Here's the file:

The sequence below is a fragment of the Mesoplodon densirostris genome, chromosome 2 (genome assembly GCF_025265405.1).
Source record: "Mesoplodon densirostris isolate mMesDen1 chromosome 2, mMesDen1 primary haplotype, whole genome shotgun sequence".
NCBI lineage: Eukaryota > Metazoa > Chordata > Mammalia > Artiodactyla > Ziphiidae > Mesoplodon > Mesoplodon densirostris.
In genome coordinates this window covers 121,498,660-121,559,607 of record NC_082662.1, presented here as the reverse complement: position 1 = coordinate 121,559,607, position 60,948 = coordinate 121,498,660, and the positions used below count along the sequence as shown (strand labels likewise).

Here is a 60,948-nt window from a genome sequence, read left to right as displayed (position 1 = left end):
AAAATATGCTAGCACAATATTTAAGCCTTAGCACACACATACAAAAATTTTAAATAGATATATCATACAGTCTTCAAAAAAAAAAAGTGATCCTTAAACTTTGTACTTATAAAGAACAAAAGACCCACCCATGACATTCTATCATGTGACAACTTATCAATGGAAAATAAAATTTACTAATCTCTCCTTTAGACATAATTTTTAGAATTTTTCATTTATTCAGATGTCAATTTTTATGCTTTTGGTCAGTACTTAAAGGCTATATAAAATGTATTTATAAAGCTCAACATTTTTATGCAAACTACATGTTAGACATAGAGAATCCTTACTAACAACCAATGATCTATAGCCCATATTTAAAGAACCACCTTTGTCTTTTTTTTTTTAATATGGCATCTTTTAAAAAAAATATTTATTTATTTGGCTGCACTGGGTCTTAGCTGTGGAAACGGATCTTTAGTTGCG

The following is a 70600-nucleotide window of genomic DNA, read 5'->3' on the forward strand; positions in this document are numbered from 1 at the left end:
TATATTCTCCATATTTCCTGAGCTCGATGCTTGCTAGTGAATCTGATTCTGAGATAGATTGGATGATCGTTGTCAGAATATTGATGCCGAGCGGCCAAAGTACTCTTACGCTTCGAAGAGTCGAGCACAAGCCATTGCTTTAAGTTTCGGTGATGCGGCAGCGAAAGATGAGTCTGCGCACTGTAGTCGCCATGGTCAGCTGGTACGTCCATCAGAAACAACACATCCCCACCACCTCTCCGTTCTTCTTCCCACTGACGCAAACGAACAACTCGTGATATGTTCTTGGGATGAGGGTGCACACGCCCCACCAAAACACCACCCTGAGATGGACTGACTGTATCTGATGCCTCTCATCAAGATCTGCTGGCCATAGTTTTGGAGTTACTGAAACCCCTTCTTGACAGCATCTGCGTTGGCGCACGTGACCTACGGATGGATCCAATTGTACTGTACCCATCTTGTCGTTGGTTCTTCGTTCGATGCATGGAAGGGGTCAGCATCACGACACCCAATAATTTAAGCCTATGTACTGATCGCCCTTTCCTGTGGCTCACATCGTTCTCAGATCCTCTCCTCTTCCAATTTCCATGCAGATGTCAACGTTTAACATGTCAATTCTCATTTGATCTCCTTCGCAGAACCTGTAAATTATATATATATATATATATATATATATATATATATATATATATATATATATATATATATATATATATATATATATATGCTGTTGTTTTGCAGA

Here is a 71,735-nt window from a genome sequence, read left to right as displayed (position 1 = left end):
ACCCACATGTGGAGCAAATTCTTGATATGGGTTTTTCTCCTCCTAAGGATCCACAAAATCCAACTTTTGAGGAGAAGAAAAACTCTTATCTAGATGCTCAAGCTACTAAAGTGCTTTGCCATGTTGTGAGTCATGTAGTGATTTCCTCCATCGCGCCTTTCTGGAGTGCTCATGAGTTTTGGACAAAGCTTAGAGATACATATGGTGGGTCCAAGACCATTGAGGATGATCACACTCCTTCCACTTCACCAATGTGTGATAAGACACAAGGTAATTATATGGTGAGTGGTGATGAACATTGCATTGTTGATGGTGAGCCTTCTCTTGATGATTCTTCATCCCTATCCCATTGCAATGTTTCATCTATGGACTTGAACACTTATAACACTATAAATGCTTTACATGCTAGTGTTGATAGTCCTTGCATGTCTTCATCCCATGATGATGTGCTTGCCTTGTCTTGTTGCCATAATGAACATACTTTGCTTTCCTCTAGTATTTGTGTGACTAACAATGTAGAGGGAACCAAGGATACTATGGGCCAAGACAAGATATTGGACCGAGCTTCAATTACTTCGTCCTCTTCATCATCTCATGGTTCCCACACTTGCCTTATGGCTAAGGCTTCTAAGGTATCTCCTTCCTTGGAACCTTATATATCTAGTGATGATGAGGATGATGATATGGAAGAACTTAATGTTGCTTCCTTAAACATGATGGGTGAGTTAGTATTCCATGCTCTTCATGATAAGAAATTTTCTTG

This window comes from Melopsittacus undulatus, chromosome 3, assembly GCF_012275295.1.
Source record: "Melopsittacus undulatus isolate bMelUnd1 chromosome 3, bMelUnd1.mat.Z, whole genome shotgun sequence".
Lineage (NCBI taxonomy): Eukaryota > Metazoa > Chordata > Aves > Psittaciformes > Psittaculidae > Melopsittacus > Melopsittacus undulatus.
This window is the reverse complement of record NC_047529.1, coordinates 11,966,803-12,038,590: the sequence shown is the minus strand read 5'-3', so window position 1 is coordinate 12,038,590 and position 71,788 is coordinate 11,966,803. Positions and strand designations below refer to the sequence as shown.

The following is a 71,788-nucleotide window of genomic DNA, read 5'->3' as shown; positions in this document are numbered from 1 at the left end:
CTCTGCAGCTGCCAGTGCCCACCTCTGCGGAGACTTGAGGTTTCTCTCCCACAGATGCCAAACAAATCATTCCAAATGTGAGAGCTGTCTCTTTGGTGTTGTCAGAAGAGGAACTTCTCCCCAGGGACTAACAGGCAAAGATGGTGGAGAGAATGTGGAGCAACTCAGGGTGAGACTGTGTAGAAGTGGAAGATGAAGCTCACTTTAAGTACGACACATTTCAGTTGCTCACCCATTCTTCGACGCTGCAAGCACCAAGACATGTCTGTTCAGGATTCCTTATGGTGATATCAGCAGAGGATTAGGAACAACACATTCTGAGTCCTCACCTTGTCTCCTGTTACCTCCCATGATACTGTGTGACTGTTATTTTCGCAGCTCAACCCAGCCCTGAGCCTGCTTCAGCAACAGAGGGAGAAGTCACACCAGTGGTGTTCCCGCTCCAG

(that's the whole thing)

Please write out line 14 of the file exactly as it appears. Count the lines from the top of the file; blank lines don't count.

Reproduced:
This window is the reverse complement of record NC_047529.1, coordinates 11,966,803-12,038,590: the sequence shown is the minus strand read 5'-3', so window position 1 is coordinate 12,038,590 and position 71,788 is coordinate 11,966,803. Positions and strand designations below refer to the sequence as shown.